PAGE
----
He is not the only priest connected to the university with credible allegation(s) of sexual abuse against him who returned to Fordham to live at Murray-Weigel. The Ram previously reported on Rev. Edward Zogby, S.J., the associate vice president for Lincoln Center during the 1980s who was accused of sexual misconduct in an article from The New Yorker. Zogby was a resident at Murray-Weigel and died there in 2011. Zogby is not included on Fordham News’ list of priests with credible allegations of sexual abuse of a minor.

The Ram also reported on Rev. Roy Drake, S.J., a science teacher at Fordham Prep until 1968,  two years before the university and Fordham Prep became independent of one another in 1970. Drake was accused of sexual abuse and then went on to live at Murray-Weigel from 1994 to 2006. 

Most recently, Rev. William J. O’Malley, former adjunct professor in the School of Professional and Continuing Studies and theology professor at Fordham Prep, was removed from Murray-Weigel per a credible allegation of sexual abuse of a minor. O’Malley is also absent from Fordham’s list of priests. 

The university’s message has remained consistent regarding Murray-Weigel — it does not have control over the infirmary and does not have a regular flow of information concerning its tenants. The Northeast Province and the university have an agreement that sees to the immediate removal of residents against whom credible allegations are made, according to Howe and Rev. Joseph M. McShane, S.J., president of the university. 

The process of placement into Murray-Weigel is unclear. According to Lodl, it was Langenfeld who chose to live out his life there on Fordham’s campus when he retired to Murray-Weigel.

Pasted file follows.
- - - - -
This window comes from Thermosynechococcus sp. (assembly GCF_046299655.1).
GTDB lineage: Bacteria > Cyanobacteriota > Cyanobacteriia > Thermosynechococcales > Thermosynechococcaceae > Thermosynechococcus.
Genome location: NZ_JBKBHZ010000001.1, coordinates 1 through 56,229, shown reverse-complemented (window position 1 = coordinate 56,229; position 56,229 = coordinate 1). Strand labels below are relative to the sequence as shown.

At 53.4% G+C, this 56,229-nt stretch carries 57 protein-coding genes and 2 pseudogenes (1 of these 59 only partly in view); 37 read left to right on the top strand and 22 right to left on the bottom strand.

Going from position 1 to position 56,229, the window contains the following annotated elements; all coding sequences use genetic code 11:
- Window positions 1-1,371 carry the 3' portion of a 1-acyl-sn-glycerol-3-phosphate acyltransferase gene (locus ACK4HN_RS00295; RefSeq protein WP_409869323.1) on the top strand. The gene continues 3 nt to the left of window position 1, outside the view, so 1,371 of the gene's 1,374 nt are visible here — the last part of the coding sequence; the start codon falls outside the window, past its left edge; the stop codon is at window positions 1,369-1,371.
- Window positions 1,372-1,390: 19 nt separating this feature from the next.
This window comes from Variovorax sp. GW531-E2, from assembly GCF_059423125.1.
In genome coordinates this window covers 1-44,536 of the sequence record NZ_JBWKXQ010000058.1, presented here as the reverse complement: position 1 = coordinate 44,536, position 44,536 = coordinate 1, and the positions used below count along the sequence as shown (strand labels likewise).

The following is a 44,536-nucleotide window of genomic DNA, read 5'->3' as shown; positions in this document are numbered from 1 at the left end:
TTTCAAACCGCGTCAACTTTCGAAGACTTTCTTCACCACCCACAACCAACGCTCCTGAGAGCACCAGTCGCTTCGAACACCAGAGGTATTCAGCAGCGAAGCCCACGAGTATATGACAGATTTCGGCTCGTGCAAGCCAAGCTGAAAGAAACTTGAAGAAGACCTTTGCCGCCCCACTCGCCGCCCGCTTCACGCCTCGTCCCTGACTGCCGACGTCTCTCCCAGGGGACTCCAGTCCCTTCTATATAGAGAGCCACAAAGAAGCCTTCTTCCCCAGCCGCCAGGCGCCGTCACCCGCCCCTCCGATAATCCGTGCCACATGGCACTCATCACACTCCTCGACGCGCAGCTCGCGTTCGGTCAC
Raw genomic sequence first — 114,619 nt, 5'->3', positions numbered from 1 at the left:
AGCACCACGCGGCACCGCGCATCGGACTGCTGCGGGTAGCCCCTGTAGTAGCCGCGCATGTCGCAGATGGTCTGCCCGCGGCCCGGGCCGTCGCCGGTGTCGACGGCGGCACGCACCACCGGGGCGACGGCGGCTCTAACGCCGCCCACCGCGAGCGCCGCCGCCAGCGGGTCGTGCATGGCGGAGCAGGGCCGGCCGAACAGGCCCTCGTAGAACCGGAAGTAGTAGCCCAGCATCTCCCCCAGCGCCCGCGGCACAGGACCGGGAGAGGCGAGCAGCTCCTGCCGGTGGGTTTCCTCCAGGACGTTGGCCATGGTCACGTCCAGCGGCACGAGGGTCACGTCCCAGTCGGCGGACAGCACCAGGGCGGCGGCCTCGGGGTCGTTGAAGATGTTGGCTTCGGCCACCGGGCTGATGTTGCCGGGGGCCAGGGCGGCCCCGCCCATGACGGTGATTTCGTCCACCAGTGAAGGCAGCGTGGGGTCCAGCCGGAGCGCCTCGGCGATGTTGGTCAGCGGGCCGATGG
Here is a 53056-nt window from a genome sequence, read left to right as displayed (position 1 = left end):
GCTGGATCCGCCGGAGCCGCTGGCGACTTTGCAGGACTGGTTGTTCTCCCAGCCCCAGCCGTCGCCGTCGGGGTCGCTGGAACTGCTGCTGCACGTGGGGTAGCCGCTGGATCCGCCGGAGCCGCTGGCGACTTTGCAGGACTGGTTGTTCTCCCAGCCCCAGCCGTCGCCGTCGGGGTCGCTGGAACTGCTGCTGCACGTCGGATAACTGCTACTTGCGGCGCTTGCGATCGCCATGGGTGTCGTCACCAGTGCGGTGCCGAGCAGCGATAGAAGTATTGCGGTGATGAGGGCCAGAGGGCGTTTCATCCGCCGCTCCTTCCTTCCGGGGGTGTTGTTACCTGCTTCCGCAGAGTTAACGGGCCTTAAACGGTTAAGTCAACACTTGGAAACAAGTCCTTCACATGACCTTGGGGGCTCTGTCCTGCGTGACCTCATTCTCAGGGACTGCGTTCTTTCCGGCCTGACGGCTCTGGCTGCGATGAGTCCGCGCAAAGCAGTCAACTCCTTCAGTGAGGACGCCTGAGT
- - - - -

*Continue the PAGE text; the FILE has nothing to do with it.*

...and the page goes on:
According to Michael Gabriele, communications director for the Northeast Province, the Provincial makes the ultimate decision as to where a Jesuit resides based on the availability of space and the health of the Jesuit.

With the addition of Langenfeld, the Ram has tracked 12 priests who have lived at Murray-Weigel with credible accusations of sexual misconduct of a minor brought against them.

Langenfeld is the only priest whose residency dates back to the 1990s. According to Gabriele, Murray-Weigel, which once served as a home for Jesuit-scholastics in training, transitioned to the Jesuit health center in the early ’80s.

This reporting comes amid the release of Pro Publica’s interactive database of accused priests as well as an analysis by The Associated Press that found more than 900 clergy members accused of child sexual abuse were missing from lists released by the dioceses and religious orders where they served.

The university did not respond to questions regarding updates on its Independent Advisory Committee, a group comprised of lay trustees assigned to review allegations of sexual misconduct against Jesuits. 

According to Howe, the university condemns Langenfeld’s actions, regardless of where or how long ago they took place. 

“Fordham is committed to ensuring that the University offers no haven, nor honors, to perpetrators of sexual abuse, and is likewise committed to reporting any future cases of abuse to law enforcement and Church authorities,” Howe said. “As an institution and a community, we pray for the healing of all victims of sexual abuse.”